There's one woman and a bunch of dying guys. That's the structure of The Normal Heart. The woman is a doctor—the "doctor of death," they call her—and the guys are her patients. The guys who don't die before our eyes are going to die soon, and they know it, and it shows. These are the earliest days of AIDS; the play starts in 1981. One of the minor characters walks across the stage with Kaposi's sarcoma on his face, and I realized, watching him, that I'd never been in a room with someone with Kaposi's sarcoma, the purple lesions that many sick guys got. At intermission, I asked my companion, a gay engineer in his 30s, if he'd ever seen Kaposi's sarcoma before, because I wanted his opinion on the makeup design. He thought I was asking about a band. That's how little conversation there is among gay guys born after 1980 about our shared history.
Lots of gay movies touch on AIDS slightly, but a little knowledge, as someone smart once said, is dangerous. Young gay guys are pretty eye-roll-y and know-it-all-ish about everything. And no young gay guy goes up to an older gay guy at a party and goes, "So tell me about AIDS." And what would he tell, anyway? The whole history of horrors in his head? That is a worthwhile conversation, but if you're not an aggressive conversationalist, it's never going to happen. In walks theater.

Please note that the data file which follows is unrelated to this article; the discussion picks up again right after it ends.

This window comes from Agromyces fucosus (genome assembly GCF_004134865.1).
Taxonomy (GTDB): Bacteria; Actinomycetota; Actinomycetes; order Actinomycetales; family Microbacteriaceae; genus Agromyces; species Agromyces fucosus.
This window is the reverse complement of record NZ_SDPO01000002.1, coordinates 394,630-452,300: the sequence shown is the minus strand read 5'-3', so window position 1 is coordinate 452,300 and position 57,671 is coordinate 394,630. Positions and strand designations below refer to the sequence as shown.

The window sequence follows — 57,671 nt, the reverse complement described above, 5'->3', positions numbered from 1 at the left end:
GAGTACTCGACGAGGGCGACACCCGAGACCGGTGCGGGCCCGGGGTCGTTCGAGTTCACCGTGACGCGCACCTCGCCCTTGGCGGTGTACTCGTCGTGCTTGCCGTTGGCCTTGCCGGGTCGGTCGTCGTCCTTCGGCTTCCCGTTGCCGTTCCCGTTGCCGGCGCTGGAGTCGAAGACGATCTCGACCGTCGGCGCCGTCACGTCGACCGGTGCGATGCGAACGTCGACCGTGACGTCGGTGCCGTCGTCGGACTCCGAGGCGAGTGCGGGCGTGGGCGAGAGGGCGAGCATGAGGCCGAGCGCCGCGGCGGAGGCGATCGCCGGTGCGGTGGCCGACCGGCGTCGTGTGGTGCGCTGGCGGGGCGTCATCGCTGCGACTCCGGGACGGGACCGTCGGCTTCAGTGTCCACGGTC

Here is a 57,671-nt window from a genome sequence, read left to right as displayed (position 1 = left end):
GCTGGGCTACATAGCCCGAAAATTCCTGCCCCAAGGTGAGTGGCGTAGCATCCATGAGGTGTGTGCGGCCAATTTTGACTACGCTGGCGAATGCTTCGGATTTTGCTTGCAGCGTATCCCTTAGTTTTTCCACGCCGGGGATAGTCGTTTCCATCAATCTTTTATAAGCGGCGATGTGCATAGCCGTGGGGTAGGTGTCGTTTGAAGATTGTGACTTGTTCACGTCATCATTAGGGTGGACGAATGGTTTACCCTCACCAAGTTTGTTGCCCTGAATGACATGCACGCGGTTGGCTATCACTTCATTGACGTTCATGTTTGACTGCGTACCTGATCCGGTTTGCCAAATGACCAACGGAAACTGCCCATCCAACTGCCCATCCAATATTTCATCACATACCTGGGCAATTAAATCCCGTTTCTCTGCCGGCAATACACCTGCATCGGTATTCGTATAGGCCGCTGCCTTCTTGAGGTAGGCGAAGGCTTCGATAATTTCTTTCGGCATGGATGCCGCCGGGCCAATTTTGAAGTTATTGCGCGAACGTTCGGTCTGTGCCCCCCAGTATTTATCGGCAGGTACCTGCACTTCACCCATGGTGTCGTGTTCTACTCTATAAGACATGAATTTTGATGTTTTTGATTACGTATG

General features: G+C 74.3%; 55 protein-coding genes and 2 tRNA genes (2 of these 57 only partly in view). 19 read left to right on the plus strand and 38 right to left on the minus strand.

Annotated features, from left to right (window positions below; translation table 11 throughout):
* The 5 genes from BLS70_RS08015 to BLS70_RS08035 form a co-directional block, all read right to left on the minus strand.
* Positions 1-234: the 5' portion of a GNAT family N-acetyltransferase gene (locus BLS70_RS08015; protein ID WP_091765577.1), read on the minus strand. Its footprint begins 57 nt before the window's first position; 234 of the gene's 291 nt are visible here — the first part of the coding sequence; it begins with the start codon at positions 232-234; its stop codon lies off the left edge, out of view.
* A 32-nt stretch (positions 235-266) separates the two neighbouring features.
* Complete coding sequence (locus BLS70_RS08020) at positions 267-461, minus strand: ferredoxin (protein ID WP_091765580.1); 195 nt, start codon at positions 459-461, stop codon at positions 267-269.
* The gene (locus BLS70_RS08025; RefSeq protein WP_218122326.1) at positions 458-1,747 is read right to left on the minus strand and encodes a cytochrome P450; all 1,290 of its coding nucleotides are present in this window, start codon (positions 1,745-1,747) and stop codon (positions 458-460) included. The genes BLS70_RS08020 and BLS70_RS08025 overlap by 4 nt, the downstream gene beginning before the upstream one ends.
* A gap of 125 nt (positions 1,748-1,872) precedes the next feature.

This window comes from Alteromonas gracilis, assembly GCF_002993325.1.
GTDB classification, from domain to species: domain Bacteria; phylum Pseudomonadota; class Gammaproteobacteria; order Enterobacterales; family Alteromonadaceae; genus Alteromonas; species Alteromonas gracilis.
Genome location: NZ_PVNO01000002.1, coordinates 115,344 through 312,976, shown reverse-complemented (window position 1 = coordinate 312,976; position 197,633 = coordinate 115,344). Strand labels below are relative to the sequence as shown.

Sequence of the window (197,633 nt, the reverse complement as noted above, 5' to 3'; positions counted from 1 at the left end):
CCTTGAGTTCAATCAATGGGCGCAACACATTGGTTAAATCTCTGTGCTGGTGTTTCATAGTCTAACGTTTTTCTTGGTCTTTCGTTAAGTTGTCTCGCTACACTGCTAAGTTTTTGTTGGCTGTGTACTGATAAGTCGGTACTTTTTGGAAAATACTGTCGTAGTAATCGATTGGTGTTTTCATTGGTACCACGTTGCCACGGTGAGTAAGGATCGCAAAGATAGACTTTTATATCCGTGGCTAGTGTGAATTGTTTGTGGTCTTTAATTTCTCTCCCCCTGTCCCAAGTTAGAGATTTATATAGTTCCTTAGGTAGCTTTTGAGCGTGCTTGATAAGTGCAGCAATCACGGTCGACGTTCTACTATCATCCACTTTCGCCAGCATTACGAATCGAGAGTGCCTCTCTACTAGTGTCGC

Thirty years after Larry Kramer wrote it, The Normal Heart is still full of infuriating detail about, say, how difficult it was to get the New York Times to write about AIDS, even though New York was the disease's epicenter. (Closet cases at the New York Times didn't want to out themselves by caring too much about it.) To say nothing of how difficult it was to get research funding. The mayor of New York City was also a closet case—or a "bachelor," as Dr. Emma Brookner puts it, disgustedly, in air quotes. Dr. Brookner is played by Amy Thone, a brilliant Seattle actor who's been praised to the skies in The Stranger before. (She has a Stranger Genius Award.) I hate to heap more attention on Thone at the expense of the other actors, but so be it: She's un-look-away-from-able. Her unimpressed is very impressive. She's so convincing, it feels like an actual pissed-off doctor from 1981 has been airlifted into the production, and the rigmarole of getting her here was so expensive, they couldn't afford a set. (Well, it's very sparse, but director Sheila Daniels does one or two wonderful things with it.) All the other actors are of normal talents. There was no bar at intermission, even though a bar was desperately needed. A third of the audience was in tears by the end.